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What Business Books Are Experts Recommending?

Saturday, March 1, 2008

The Society for the Advancement of Consulting® (SAC) canvassed its members over the past ten days to determine what are the best business books that they and their clients are reading and recommending. SAC CEO Alan Weiss, Ph.D. has chosen a representative sample of members' comments to suggest to business leaders.

Lisa Anderson of LMA Consulting Group, Inc. said, "The best leadership book is Execution by Larry Bossidy and Ram Charan, because it focuses on leadership in terms of achieving business results as opposed to the typical mountain of business books discussing leadership styles, fads, personality characteristics, etc. Additionally, the book provided pragmatic insights into the key success factors of leadership."

: The Political Genius of Abraham Lincoln by Doris Kearns Goodwin is the choice of Ed Poll, coach to the legal profession, in Venice, CA. "In this time of political maneuvering, it is fascinating to read about the genius of Lincoln, an early organizer of the Republican Party. The similarities between then and now are striking and provide an entirely different perspective on the behind-the-scenes maneuvering that we don't read or hear about despite the ubiquitous nature of our media. However, the leadership qualities of Lincoln are unique. Descriptions of how he not only neutralized his adversaries, but also gathered the best minds of the time to serve the interests of our country are captivating. His strength and humor are needed now.

"The management book that gets people beyond thinking to action—that's my nominee for Management Book of the Year," says John Carroll, consultant, author and president of Unlimited Performance, Inc. in Mount Pleasant, South Carolina. "When Good to Great by Jim Collins has owners and managers taking positive action to 'get the right people on the bus' and make sure they're 'in the right seats,' it earns the Oscar, at least for me."

Carl Robinson, Ph.D., Managing Principal of Advanced Leadership Consulting, finds that "Too many books on management practices are based on faulty science or none at all and are generally based on just the author's experiences. Hard Facts, Dangerous Half-Truths & Total Nonsense: Profiting from Evidence-Based Management by Jeffrey Pfeffer and Robert Sutton, describe how to distinguish myth from fact. After reading this book you'll have a healthy skepticism about the next big management guru or theory."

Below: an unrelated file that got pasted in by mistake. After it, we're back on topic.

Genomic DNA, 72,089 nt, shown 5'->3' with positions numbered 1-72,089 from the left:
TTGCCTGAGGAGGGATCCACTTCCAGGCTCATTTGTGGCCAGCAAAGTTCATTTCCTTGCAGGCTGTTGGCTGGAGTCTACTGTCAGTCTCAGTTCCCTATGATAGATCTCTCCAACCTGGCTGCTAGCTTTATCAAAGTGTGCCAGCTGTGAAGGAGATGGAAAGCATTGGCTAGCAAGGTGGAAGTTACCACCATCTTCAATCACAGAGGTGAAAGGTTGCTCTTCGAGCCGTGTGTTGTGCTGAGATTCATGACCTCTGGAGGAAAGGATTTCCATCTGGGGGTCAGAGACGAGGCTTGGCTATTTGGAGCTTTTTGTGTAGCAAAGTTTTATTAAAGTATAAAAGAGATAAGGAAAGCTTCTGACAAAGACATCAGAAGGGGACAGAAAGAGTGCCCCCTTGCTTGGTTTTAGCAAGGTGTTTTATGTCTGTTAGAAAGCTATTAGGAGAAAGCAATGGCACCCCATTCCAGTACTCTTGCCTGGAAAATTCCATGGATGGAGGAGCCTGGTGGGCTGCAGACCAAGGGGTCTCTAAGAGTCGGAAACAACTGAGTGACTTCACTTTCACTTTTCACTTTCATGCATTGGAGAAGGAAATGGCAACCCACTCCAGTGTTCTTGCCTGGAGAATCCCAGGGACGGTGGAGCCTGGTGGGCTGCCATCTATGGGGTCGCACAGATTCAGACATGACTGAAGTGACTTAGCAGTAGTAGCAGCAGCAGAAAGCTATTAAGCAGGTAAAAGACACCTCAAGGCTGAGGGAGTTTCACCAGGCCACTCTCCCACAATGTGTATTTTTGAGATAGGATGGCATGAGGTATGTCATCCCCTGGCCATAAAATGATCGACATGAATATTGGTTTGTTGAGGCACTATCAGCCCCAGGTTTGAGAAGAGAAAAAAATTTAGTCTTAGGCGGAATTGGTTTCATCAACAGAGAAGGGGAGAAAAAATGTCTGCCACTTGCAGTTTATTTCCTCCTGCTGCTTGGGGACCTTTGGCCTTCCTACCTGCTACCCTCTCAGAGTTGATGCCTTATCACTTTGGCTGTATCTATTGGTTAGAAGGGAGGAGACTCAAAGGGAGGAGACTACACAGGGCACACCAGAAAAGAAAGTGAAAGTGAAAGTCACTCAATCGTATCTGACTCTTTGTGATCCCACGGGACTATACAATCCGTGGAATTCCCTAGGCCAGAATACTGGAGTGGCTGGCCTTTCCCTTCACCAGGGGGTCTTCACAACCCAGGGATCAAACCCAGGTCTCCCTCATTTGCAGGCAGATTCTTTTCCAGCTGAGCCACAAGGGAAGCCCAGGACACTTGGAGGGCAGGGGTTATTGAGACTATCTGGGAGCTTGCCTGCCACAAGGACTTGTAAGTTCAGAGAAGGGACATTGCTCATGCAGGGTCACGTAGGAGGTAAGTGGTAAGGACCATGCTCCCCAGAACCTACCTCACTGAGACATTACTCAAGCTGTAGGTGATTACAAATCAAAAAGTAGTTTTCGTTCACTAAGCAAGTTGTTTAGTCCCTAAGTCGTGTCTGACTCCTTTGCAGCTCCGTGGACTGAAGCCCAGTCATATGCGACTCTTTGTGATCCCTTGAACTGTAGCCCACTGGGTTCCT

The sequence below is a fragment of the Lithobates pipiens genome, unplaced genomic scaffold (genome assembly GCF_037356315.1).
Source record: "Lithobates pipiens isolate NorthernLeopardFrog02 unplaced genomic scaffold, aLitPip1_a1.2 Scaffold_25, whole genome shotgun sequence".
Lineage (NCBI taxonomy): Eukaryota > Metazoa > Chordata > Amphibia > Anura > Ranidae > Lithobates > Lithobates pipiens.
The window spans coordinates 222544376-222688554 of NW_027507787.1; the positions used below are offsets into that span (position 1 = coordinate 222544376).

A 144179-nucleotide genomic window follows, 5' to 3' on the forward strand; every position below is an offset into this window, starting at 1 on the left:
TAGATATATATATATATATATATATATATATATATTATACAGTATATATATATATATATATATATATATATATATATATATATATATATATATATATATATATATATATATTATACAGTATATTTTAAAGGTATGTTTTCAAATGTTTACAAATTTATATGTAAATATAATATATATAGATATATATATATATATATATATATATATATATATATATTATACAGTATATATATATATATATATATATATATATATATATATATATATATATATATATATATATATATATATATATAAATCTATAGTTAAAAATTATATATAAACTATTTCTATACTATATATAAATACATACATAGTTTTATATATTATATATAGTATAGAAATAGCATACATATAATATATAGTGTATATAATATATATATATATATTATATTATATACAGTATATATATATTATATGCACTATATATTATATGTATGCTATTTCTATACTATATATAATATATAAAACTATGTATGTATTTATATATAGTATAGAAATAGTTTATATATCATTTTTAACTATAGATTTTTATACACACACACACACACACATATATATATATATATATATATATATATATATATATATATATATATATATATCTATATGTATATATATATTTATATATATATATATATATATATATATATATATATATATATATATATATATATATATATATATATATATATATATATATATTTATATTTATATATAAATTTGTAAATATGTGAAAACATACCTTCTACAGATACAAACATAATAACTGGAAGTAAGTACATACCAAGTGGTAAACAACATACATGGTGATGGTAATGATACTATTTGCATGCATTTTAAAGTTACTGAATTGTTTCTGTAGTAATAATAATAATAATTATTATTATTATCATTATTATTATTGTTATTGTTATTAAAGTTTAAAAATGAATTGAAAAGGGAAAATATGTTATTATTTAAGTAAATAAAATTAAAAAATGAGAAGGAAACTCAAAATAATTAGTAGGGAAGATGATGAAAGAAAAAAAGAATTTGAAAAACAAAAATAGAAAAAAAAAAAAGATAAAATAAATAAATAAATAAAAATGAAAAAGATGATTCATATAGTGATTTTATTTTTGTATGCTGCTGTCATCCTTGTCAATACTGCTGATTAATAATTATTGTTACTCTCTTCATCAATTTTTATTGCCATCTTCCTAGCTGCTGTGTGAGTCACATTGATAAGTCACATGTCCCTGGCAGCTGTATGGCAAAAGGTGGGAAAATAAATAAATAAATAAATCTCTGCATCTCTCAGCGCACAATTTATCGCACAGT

Organizational performance expert, Liz Bywater, PhD, recommends First, Break all the Rules by Marcus Buckingham and Curt Coffman. "This is an eminently readable and insightful work," states Bywater, who is president of Bywater Consulting Group, based in Yardley, PA. "Buckingham and Coffman base their observations upon extensive research by the Gallup organization. They offer unconventional (thank goodness!) guidance that can be adopted by managers in organizations of all types and sizes." Key suggestions from the book include selecting for talent (rather than experience), building upon employees' strengths (instead of trying to fix areas of weakness) and placing employees in roles for which they are best suited (rather than promoting until they reach their levels of incompetence).

The Opposable Mind: How Successful Leaders Win Through Integrative Thinking, by Roger Martin, is the choice of Seth Kahan, president of Performance Development Group in Bethesda, MD. "Holding conflicting ideas in your mind simultaneously is not only challenging, it can be lucrative. This book illustrates how successful leaders have generated solutions to some of their most challenging situations by refusing to give in to one side or the other. The author is practical, introducing the idea through engaging stories, then providing guidance on how to develop this ability for your own use. Martin is Dean of the Rotman School of Management at the University of Toronto, where he conducted most of the numerous personal interviews that led to the insights he shares."

"The book which had the greatest influence on my own management style isn't about leadership or management at all," contributes David A. Fields, managing director of Ascendant Consulting. "Adele Faber and Elaine Mazlish's classic parenting book How to Talk So Kids Will Listen and Listen So Kids Will Talk gives marvelous, practical skills which are easily translated to the workplace." Fields attributes his management awards to the book and suggests that much of effective leadership rests on the type of powerful listening and communication Faber and Mazlish describe.

Insurance and risk mitigation consultant, Scott Simmonds of Saco, ME votes for the work of Peter Drucker. "Great business books can be measured in two ways. First, once the book is read, does it sit on the shelf gathering dust or is it pulled out and reread or referred to? Second, when you do reread it is there still value to be gained? Rereading Drucker always provides reminders and insight into the core principles of business. My personal favorite is Innovation and Entrepreneurship. However, The Daily Drucker is growing on me (day-by-day) as it spans the breath of the business thinker's work."

 
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